Then I met Sita Garg, an Indo-German living in Sainik Farms with eight dogs. She was the first volunteer who didn’t know me or August and became my first pillar of strength as she went on her own, calling his name out hoping to find the brat.
At least 20 people told me to speak to an animal communicator – a term that was unknown to me. However, the next morning at 6, I found myself dialling the number of one communicator in Pune and sobbing like a child.
Towards the second half of the day, we had a team of 20 people looking out for him, combing each nook and corner.
This hunt continued for three days more, August almost started seeming like Big Foot — spotted by many but never found. I relied heavily on the dog whisperers who claimed to be talking to him to tell me his whereabouts. I ran from pillar to post going crazy and cranky that I would find him sitting in a corner of a park as the dog communicator thought.
More posters were put up, local kids engaged, countless food joints visited but not much happened.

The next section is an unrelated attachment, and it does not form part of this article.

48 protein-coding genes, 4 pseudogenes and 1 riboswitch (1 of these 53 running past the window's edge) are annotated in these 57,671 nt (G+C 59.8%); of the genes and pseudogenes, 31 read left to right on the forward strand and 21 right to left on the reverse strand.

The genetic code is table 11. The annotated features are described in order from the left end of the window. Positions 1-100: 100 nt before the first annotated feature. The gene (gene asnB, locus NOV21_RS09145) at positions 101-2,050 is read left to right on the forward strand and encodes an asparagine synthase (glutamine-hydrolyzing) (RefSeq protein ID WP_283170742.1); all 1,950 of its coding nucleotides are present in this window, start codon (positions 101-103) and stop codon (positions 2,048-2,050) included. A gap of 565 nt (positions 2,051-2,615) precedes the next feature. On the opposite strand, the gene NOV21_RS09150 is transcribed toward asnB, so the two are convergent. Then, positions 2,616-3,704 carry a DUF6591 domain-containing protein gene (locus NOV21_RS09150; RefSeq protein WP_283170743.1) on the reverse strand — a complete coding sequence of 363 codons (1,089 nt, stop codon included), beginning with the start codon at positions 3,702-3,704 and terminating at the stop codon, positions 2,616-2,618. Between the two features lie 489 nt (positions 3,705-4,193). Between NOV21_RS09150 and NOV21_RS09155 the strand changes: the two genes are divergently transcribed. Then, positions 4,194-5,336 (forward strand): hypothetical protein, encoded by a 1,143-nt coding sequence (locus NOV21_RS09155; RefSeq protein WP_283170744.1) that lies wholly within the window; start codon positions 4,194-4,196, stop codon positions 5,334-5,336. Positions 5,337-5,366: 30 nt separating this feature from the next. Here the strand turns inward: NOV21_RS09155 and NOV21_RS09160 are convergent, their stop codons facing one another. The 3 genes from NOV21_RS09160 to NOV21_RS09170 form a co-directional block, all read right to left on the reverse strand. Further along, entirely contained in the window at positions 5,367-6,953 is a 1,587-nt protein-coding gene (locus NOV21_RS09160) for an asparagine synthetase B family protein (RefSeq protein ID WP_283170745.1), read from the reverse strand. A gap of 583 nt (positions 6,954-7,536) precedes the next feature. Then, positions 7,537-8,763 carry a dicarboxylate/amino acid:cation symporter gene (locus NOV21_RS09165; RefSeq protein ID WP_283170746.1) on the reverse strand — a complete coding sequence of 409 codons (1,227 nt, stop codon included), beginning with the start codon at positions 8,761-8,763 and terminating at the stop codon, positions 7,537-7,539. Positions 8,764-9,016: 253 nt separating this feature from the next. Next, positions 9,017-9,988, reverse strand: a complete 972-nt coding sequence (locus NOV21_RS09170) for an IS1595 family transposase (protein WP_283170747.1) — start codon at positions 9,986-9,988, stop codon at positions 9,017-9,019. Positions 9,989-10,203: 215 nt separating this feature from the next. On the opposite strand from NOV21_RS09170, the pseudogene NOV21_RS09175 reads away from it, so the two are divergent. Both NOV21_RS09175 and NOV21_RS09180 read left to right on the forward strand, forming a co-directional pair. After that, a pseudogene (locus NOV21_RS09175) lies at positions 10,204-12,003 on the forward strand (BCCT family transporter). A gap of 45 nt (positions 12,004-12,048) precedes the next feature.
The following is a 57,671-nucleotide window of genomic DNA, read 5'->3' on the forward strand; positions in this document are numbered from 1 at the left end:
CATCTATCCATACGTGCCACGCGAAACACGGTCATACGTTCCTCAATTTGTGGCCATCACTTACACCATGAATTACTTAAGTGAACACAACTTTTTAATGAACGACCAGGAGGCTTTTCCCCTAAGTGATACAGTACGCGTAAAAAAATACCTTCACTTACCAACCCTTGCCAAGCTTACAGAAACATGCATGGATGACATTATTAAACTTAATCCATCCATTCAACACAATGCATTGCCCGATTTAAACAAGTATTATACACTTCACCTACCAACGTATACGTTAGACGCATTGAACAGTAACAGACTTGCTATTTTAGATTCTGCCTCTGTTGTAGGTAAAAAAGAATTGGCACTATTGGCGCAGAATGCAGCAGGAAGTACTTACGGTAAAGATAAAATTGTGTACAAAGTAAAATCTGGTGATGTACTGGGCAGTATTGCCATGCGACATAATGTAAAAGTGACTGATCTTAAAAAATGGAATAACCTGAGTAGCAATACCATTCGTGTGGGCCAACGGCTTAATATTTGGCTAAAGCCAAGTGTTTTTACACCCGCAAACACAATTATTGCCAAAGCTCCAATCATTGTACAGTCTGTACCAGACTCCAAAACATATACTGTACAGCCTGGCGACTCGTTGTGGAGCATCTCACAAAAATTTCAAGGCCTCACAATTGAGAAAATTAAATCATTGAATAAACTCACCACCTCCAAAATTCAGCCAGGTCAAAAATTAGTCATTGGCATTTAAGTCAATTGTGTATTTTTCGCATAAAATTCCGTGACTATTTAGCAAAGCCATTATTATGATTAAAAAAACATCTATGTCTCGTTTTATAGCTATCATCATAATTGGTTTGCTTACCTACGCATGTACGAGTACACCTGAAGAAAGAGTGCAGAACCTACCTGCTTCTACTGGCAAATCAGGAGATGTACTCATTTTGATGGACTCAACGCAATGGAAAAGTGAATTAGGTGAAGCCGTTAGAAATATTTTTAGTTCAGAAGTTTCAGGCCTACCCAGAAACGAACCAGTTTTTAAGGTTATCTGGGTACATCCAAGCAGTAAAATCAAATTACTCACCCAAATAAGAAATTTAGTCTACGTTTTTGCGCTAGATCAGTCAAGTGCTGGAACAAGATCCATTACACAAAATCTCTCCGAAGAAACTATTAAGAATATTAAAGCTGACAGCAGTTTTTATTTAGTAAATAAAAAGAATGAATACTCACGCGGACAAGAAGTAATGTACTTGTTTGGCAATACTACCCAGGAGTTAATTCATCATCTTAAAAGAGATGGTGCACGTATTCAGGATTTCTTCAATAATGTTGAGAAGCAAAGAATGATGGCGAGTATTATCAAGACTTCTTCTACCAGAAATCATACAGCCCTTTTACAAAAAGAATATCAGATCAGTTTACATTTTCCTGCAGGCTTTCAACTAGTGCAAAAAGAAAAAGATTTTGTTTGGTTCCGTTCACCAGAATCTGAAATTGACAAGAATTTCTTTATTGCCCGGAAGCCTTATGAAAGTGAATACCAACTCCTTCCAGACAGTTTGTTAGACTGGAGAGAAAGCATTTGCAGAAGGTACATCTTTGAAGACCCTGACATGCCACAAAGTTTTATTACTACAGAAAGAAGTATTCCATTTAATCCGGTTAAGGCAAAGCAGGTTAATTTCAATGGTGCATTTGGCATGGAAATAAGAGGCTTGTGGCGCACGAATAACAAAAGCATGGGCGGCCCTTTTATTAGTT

A lot of people claimed to have spotted him. But none of us ever did. At 1 a.m. on the fourth night, I received a call that August was found. With a friend, I rushed to Neb Sarai from Malviya Nagar.
But I was quite unprepared for what was to come. It was not August, but a look-alike and a distressed one. The dog was in tears at being fed, hugged and touched. He must have been domesticated once but was now abandoned or lost.
On Sunday morning, day five, I almost convinced myself that maybe this was it. I was exhausted, emotionally and physically. I was haunted by thoughts of where and how August was, but I realised my body needed a break. I needed to get to work on Monday and go about solving a hundred other issues. But something stopped me from writing a status about ending physical search. I didn’t know how to do it.
Next morning, I was the first person in the office with instructions to everyone that I didn’t want to talk about Augs at all.